CME Comics new book Deadeye Begun in Blood hits stores Wednesday April 6th. Set in the American frontier Deadeye, a bounty hunter tracks those responsible for his nightmarish past. But as he hunts his own prey he finds something far worse. Like a Spaghetti Western this graphic novel vividly depicts the old west, its denizens and its landscape. The GR1ND got with the man who illustrated the book, Nathan Gooden, to ask him about his art.
How long have you been using watercolors as an artistic form?
I’ve been experimenting with watercolors since high school. It was one of the first mediums that I took serious interest in, and I’ve learned to love the technical challenges it poses. To work effectively in this medium, you have to learn to map out a whole composition, brush stroke by brush stroke, before you touch brush to paper. And then you have to learn to adapt to paper, paint, and brush, when things don’t go as planned.
How did doing the backgrounds in this western landscape differ?
I try to keep the emphasis on characters and action. My backgrounds are fairly washed out and low contrast, with little variation in tone, and minimal detail. On the other hand, I paint the characters or action at the focal point of a composition in brighter, more varied colors. There you’ll find the darkest shadows and brightest highlights. This helps to separate the focal point from the background and create a sense of depth.
What type of research went into the artwork?
Research is vital to my process. I can’t draw what I don’t know. But the Internet is a sort-of magic tool for an artist. With it I can seek inspiration for style and tone: here I draw a lot from the great Westerns of the late 1950s and early 1960s, in particular the work of Sergio Leone. And it also lets me familiarize myself with almost any subject. If I need to see what a saguaro cactus looks like at sunset, or figure out what a Civil War-ear Colt revolver looks like when you’re staring down the barrel, the images are somewhere to be found online.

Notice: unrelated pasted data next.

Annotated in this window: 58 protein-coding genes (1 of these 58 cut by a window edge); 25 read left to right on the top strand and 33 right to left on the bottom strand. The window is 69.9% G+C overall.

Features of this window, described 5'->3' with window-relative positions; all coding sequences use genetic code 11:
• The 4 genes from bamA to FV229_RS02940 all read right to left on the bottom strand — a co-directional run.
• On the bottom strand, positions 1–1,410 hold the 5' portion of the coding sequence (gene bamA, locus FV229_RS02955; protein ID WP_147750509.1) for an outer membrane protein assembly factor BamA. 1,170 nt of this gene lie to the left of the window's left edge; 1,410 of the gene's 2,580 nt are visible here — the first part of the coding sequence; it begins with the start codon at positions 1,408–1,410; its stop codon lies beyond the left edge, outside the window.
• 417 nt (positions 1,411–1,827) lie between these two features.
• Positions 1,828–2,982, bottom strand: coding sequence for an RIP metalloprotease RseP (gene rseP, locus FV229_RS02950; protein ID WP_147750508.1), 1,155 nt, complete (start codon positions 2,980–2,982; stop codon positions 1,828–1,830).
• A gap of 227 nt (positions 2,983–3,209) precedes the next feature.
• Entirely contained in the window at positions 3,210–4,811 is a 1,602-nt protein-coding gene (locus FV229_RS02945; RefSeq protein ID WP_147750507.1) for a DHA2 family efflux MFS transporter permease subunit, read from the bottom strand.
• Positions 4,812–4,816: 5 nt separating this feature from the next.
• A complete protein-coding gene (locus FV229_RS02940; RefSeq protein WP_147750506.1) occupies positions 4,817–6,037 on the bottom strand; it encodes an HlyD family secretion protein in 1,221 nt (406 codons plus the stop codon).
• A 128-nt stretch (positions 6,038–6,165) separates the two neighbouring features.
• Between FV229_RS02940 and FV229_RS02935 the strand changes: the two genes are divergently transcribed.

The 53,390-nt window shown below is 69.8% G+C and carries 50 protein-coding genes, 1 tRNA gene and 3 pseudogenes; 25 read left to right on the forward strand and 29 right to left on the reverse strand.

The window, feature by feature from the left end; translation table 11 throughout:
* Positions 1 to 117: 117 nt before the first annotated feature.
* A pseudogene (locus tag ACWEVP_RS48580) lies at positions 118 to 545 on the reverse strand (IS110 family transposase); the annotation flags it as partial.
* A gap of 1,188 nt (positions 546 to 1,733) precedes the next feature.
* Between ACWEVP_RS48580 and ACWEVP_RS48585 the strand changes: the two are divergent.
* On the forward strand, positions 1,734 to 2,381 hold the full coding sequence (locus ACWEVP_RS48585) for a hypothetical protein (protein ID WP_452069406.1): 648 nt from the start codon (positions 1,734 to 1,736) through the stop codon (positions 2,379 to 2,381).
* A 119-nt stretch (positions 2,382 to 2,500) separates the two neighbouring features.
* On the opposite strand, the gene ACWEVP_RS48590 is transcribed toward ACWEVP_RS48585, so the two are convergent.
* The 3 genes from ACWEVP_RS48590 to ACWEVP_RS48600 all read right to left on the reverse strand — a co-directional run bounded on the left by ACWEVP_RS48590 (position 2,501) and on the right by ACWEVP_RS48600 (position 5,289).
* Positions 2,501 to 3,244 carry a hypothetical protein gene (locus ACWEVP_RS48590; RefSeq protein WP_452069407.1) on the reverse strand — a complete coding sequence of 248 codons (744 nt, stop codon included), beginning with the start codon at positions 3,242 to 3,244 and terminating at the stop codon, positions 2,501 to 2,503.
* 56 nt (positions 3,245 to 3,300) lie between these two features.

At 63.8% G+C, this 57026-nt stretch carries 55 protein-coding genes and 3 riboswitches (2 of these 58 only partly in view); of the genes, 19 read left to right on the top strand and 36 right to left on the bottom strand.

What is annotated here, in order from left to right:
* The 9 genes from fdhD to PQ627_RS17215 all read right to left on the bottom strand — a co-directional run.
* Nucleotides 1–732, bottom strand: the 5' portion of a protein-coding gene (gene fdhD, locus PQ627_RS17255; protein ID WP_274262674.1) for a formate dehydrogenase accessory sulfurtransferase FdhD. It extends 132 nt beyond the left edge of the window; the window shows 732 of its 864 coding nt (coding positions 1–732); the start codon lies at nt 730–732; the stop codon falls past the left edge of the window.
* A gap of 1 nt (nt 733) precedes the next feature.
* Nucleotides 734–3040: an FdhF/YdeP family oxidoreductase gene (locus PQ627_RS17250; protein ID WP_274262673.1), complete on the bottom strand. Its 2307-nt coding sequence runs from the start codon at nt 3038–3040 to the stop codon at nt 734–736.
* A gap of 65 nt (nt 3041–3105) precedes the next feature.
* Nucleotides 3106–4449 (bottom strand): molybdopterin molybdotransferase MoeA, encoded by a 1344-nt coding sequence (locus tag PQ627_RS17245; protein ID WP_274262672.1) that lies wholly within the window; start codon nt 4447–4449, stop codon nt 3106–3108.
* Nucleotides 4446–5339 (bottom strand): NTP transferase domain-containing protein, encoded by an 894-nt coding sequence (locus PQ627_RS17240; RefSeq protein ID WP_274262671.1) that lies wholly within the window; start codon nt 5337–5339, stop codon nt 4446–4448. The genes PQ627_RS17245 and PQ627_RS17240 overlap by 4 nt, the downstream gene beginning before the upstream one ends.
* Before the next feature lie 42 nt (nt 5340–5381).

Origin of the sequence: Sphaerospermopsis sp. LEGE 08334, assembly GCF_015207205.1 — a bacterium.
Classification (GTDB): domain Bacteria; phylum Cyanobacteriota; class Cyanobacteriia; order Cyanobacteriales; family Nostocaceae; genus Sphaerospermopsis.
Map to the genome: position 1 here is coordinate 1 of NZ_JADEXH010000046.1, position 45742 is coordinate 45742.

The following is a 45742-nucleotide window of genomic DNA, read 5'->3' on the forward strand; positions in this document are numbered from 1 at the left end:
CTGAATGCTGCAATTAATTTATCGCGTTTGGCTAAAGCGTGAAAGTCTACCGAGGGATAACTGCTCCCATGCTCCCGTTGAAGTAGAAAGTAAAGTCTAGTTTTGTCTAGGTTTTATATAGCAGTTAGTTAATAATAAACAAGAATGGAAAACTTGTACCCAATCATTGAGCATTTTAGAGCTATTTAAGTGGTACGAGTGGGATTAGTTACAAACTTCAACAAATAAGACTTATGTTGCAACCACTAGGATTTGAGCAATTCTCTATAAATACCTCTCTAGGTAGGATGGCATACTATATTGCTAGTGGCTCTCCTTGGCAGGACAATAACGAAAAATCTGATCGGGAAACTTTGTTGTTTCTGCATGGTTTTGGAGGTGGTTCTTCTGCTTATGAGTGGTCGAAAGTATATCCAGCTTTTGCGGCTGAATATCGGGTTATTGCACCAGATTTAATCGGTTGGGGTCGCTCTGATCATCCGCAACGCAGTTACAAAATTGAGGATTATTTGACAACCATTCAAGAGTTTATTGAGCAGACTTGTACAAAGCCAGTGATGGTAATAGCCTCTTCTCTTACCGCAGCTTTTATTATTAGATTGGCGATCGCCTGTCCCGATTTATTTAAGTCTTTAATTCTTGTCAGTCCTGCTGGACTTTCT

What was it like working with the writer on this graphic novel?
Good work in comics and graphic novels requires close collaboration between the artist and the writer. It’s a marriage of sorts. Like any successful marriage, it requires compromise, but perhaps even more significantly, it requires commitment to your individual values. On this particular project, I’ve known Adrian (the writer) for decades, and we have a level of trust you can’t achieve any other way. So, for the most part, he trusts me to compose the story visually, and I trust him to assemble its narrative elements. Even so, every project has its small skirmishes between artist and writer. Often, these result in the best moments in the book.
Were you inspired by the Spaghetti Westerns?
I was hoping to give the book a solarized, cinematic feel that evoked Sergio Leone’s best work. I wanted to capture the vastness, and desolation of the setting. As the title suggests, this story begins in blood, and the world just goes on bleeding everywhere Deadeye wanders. By painting the blood in such sharp contrast to the backgrounds, you can see the vein of violence Deadeye carves through the narrative.
I absolutely love working in watercolors and brushed ink, and I can really open up in this medium. But as I said above, it also requires a level of planning, forethought, and planning over and above some other media. While I can put down my Micron pens and take a lunch break whenever I want, if I walk away in the middle of a watercolor painting I’ve just thrown away a sheet of bristol board. The fantastical or mystical tone and visual style of the book was a well-considered choice. Adrian and I planned this from day one. I owe a tremendous creative debt to Sergio Leone, whose work was a touchstone throughout this project.
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